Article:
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Thursday, August 13, 2009

Be Approachable

Leaders each have a persona. Leaders can be cocky and boisterous or quiet and unassuming. Regardless of the type of leader you are, to be effective you need to be approachable. Your people need to be able to go to you with problems or issues that are work-related and sometimes personal.

"I've told my people that I'm always available for them." Great. Glad to hear it.

"I have an Open-door policy." Wonderful.

These are great things to say. Do your words match your actions? Sometimes leaders send their team members multiple messages. Primarily, there's the message of availability, like above. The subtle (or not so subtle) secondary message(s) could be one or several of the following:

1. Door always closed, even with signs like "do not disturb."
2. Talking down to employees like they're stupid idiots when they come with problems, especially if the solutions seem simple to us. Sometimes we even say, "why do I have to think of everything?"
3. Killing the messenger (an oldie, but a goodie) when the message isn't as positive as we'd like.
4. The stare ("don't even think of talking to me right now").
5. Acting put out when asked to turn our attention away from what we're doing to talk to team members.
6. I'm a martyr and that's OK. "Go ahead and lay your troubles on an already overworked boss. Don't feel bad."
Sure, why would anybody have trouble approaching a boss who communicates mixed messages? It can be very troubling to employees and perhaps cause them to give up ever trying to connect with you.

I'm not trying to beat up on leaders too much today. It's just that, to be successful leaders, we need to have empathetic spirits (being able to walk in oure employees' shoes). We need to be able to relate and to be able to help lift the crap off our people, whatever they're dealing with (within limits, of course), so they can be efficient and effective. To do that, we have to be approachable.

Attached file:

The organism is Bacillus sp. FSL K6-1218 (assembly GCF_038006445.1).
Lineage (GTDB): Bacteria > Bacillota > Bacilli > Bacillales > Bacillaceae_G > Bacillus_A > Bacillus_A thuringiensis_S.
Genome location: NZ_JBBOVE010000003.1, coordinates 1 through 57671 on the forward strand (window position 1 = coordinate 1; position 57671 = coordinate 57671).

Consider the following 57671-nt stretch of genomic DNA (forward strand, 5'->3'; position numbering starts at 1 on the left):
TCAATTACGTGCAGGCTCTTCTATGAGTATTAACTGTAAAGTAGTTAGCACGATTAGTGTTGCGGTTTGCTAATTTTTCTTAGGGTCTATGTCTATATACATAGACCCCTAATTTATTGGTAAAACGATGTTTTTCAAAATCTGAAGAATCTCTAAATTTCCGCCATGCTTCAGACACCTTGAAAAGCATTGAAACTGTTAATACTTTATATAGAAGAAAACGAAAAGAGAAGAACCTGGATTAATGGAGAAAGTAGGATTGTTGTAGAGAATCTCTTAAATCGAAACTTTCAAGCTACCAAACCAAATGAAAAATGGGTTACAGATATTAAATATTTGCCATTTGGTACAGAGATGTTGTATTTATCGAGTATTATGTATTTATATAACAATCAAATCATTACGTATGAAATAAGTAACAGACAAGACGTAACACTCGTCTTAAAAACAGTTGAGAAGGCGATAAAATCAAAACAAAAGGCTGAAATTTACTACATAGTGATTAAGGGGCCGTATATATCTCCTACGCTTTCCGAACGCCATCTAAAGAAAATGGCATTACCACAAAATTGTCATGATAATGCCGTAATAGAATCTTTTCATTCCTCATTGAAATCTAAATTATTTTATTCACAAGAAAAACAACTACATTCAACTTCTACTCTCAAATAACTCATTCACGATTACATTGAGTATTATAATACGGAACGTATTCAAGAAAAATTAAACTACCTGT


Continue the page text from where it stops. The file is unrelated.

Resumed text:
We all want to be strong, positive leaders and bosses and I'm sure we are a lot of the time. However, like I've mentioned several times, leaders are on constant display and we're sending out messages to our people all the time. We just need to ensure the messages we want to send are the ones that are being transmitted.

This is a great coaching point for your younger leaders, too. When you're working with your less experienced managers and coaching them, help them understand how their words and actions need to fit together so their people will come to them with the issues weighing them down. Model this behavior for your younger leaders and your coaching will ring true.

Bottom Line: "a song is 10% lyrics and 90% music" (lyrics = words & music = actions) and a lot of time people remember the music much more easily than the words. Let's do our best to ensure our lyrics and music fit together harmoniously.

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